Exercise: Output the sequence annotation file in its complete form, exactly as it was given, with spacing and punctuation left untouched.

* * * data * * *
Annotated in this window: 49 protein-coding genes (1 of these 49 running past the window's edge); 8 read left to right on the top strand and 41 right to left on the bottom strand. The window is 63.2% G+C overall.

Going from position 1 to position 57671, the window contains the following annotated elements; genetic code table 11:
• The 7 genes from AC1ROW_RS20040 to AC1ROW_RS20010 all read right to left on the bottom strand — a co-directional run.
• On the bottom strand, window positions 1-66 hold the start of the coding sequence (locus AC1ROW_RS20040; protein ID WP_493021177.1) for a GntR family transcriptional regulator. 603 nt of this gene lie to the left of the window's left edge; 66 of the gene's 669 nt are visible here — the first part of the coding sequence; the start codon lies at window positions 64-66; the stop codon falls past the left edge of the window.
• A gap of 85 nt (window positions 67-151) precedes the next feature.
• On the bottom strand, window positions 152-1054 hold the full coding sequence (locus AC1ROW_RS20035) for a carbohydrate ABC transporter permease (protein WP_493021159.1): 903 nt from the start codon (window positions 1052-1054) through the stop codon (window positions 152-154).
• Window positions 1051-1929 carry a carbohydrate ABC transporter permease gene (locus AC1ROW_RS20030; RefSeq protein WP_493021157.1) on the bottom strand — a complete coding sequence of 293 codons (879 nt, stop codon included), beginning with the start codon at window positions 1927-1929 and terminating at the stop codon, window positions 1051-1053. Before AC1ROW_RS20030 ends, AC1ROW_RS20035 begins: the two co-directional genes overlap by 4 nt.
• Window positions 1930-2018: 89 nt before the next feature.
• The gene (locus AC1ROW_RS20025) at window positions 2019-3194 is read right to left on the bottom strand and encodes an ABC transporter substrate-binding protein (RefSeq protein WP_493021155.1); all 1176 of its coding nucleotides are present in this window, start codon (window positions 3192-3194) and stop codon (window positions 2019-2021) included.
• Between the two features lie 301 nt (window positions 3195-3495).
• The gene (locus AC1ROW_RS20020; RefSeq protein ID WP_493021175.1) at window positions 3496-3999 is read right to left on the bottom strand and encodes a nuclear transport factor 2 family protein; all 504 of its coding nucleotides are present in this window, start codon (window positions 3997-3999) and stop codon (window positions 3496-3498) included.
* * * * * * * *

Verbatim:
Annotated in this window: 49 protein-coding genes (1 of these 49 running past the window's edge); 8 read left to right on the top strand and 41 right to left on the bottom strand. The window is 63.2% G+C overall.

Going from position 1 to position 57671, the window contains the following annotated elements; genetic code table 11:
• The 7 genes from AC1ROW_RS20040 to AC1ROW_RS20010 all read right to left on the bottom strand — a co-directional run.
• On the bottom strand, window positions 1-66 hold the start of the coding sequence (locus AC1ROW_RS20040; protein ID WP_493021177.1) for a GntR family transcriptional regulator. 603 nt of this gene lie to the left of the window's left edge; 66 of the gene's 669 nt are visible here — the first part of the coding sequence; the start codon lies at window positions 64-66; the stop codon falls past the left edge of the window.
• A gap of 85 nt (window positions 67-151) precedes the next feature.
• On the bottom strand, window positions 152-1054 hold the full coding sequence (locus AC1ROW_RS20035) for a carbohydrate ABC transporter permease (protein WP_493021159.1): 903 nt from the start codon (window positions 1052-1054) through the stop codon (window positions 152-154).
• Window positions 1051-1929 carry a carbohydrate ABC transporter permease gene (locus AC1ROW_RS20030; RefSeq protein WP_493021157.1) on the bottom strand — a complete coding sequence of 293 codons (879 nt, stop codon included), beginning with the start codon at window positions 1927-1929 and terminating at the stop codon, window positions 1051-1053. Before AC1ROW_RS20030 ends, AC1ROW_RS20035 begins: the two co-directional genes overlap by 4 nt.
• Window positions 1930-2018: 89 nt before the next feature.
• The gene (locus AC1ROW_RS20025) at window positions 2019-3194 is read right to left on the bottom strand and encodes an ABC transporter substrate-binding protein (RefSeq protein WP_493021155.1); all 1176 of its coding nucleotides are present in this window, start codon (window positions 3192-3194) and stop codon (window positions 2019-2021) included.
• Between the two features lie 301 nt (window positions 3195-3495).
• The gene (locus AC1ROW_RS20020; RefSeq protein ID WP_493021175.1) at window positions 3496-3999 is read right to left on the bottom strand and encodes a nuclear transport factor 2 family protein; all 504 of its coding nucleotides are present in this window, start codon (window positions 3997-3999) and stop codon (window positions 3496-3498) included.